Why is the economy so bad?
I'm not referring just to the Great Recession, which has supposedly ended, but to a longer term trend. Why isn't the economy working well for people who aren't rich?
The usual answer from political discourse is that it's the fault of liberals, or the fault of conservatives. Politicians tend to stick to political talking points in giving the answer: It's the fault of free trade treaties, or it's the fault of too much taxation.
Two new books, written by economists for general audiences, attempt to go a little deeper and discuss structural reasons for the bad economy.
Tyler Cowen, who writes at the Marginal Revolution blog, is the author of The Great Stagnation: How America Ate All of the Low-Hanging Fruit of Modern History, Got Sick, and Will (Eventually) Feel Better.
Cowen argues that from 1880 to 1940, there were a series of dramatic technological breakthroughs, including electricity, cars, electric lights, radio, airplanes, the telephone, the record player, and indoor plumbing. These inventions helped create many new industries. There hasn't been comparable innovation in recent years, Cowen says, although excitement over the Internet has tended to obscure that.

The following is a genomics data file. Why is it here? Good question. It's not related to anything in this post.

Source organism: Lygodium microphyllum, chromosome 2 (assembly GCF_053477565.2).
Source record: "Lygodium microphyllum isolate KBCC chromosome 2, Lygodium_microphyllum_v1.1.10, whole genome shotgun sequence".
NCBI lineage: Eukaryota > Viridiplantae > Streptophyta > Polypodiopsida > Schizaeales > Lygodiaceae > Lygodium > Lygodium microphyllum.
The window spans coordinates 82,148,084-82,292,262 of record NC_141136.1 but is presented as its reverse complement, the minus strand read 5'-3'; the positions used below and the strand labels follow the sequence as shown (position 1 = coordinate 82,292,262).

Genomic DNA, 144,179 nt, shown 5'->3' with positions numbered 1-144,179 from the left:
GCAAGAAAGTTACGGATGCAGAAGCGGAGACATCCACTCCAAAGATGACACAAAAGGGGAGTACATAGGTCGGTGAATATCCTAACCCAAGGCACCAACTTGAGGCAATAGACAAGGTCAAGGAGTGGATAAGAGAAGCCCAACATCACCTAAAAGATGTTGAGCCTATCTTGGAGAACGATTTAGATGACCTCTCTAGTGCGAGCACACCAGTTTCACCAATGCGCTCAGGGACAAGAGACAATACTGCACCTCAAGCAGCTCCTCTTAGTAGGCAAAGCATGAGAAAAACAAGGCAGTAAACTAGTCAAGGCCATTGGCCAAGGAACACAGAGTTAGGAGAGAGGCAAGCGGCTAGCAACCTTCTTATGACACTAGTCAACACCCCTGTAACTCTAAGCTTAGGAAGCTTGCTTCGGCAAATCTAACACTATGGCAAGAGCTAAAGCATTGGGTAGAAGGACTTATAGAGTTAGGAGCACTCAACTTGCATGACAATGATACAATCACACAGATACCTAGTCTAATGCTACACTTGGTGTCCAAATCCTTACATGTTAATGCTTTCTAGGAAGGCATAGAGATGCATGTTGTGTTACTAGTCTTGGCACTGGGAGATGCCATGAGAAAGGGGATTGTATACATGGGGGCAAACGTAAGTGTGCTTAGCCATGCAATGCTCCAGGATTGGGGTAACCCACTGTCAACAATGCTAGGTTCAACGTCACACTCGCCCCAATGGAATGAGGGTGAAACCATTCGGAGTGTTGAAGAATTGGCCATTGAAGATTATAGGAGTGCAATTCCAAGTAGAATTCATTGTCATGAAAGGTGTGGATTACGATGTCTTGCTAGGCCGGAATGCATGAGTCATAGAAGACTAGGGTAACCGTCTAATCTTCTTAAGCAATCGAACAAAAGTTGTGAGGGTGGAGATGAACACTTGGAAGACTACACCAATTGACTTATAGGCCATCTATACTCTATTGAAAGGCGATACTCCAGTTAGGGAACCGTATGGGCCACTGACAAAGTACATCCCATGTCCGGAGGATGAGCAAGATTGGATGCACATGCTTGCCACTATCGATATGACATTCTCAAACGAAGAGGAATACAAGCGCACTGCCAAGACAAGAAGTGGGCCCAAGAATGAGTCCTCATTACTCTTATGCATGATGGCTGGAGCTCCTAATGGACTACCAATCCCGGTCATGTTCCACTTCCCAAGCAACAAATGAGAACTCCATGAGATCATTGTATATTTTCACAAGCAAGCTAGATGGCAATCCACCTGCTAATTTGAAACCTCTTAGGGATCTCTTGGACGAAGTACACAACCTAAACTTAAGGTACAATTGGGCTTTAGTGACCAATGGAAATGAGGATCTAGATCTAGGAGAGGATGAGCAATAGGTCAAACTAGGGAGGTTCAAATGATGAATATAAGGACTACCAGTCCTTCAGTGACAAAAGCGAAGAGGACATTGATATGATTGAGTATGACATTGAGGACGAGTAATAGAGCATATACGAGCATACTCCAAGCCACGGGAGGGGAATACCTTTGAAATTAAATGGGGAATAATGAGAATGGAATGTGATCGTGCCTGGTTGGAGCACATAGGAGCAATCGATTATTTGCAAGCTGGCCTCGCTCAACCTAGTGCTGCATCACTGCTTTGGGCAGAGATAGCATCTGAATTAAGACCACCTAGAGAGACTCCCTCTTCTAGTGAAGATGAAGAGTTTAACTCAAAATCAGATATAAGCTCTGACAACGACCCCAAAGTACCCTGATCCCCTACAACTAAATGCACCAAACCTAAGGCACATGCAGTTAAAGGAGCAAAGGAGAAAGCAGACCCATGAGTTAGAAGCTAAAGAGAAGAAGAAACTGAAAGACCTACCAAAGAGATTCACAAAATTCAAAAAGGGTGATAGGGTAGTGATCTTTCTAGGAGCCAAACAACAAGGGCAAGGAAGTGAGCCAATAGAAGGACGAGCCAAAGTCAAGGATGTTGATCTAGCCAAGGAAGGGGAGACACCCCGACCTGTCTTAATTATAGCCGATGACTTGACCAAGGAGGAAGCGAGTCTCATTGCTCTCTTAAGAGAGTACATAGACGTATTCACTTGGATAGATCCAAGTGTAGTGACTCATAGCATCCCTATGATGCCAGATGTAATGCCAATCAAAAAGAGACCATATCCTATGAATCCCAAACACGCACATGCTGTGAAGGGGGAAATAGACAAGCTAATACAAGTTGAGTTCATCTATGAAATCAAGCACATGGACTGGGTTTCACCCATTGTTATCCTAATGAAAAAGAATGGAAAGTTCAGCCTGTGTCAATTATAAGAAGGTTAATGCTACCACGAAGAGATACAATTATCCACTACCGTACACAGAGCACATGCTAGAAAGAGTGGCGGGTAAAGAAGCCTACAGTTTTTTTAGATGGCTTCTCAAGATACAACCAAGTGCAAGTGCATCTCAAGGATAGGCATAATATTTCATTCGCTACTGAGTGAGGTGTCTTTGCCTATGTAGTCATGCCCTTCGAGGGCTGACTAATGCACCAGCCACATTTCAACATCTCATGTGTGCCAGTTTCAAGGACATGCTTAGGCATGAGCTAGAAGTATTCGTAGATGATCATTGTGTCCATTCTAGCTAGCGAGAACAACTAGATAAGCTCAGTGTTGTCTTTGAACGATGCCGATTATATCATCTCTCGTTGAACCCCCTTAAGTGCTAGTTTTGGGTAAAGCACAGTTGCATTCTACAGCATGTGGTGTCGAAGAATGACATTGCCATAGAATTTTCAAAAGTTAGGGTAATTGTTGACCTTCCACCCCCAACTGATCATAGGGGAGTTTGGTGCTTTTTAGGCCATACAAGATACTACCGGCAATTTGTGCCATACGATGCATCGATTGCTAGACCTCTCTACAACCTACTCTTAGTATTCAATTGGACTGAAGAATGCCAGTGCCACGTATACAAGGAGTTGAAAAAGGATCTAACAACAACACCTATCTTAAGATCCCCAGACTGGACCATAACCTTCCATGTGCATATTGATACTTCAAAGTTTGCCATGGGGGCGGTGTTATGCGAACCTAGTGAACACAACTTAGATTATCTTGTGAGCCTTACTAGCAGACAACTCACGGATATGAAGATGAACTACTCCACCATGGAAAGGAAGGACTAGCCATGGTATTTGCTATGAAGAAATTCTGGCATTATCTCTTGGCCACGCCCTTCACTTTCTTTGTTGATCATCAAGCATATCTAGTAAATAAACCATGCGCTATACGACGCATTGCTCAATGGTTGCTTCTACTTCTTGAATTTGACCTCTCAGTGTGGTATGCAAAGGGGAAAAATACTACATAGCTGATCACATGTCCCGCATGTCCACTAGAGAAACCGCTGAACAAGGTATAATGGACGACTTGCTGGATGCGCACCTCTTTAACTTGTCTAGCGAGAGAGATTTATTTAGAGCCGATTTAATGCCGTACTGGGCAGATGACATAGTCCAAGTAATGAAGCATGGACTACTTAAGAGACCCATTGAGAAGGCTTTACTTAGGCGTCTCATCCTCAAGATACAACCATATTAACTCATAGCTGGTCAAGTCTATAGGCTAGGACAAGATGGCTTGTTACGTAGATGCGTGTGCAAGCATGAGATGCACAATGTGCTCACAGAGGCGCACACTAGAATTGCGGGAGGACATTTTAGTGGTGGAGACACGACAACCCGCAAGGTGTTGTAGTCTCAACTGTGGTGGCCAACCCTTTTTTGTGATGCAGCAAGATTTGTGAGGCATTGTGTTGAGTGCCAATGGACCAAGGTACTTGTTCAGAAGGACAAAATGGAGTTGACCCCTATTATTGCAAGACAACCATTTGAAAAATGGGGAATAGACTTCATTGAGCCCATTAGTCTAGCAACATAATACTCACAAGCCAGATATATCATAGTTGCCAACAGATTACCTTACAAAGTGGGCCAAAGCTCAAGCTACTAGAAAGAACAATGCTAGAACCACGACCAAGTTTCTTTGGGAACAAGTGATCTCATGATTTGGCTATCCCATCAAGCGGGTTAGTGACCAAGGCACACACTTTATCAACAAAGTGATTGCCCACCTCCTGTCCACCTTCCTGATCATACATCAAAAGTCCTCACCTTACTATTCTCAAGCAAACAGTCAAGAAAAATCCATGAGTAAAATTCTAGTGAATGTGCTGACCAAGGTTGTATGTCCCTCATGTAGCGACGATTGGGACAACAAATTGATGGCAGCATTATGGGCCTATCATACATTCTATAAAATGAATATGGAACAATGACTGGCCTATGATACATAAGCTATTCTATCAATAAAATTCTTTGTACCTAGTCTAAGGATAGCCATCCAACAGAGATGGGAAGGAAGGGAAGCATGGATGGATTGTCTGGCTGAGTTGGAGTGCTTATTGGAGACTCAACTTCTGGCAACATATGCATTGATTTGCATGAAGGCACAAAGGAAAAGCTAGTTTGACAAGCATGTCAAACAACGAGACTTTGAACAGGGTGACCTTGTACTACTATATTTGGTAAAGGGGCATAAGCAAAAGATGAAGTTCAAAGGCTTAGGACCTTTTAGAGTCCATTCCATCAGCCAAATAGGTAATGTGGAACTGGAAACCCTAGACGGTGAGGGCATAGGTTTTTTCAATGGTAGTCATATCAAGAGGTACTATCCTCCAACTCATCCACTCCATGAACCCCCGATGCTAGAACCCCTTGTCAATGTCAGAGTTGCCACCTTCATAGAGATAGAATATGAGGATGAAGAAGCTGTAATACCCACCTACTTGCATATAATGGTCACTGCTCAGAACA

Cowen also argues that America no longer has free land to generate economic growth and that improvement in the public school system apparently ended in the 1960s.
Race Against the Machine: How the Digital Revolution is Accelerating Innovation, Driving Productivity, and Irreversibly Transforming Employment and the Economy, by Erik Brynjolfsson and Andrew McFee, says that many workers have been thrown out of work because machines can do their jobs more cheaply. (A familiar example would be the way machines have replaced many bank tellers and people who run cash registers.)
This trend is accelerating as computers become exponentially more powerful and are able to take on many new tasks, the authors say.
Both books are $4 as electronic editions from Amazon.
Cowen discusses the two books here. A debate between the authors of the two books may be viewed here (about 35 minutes long).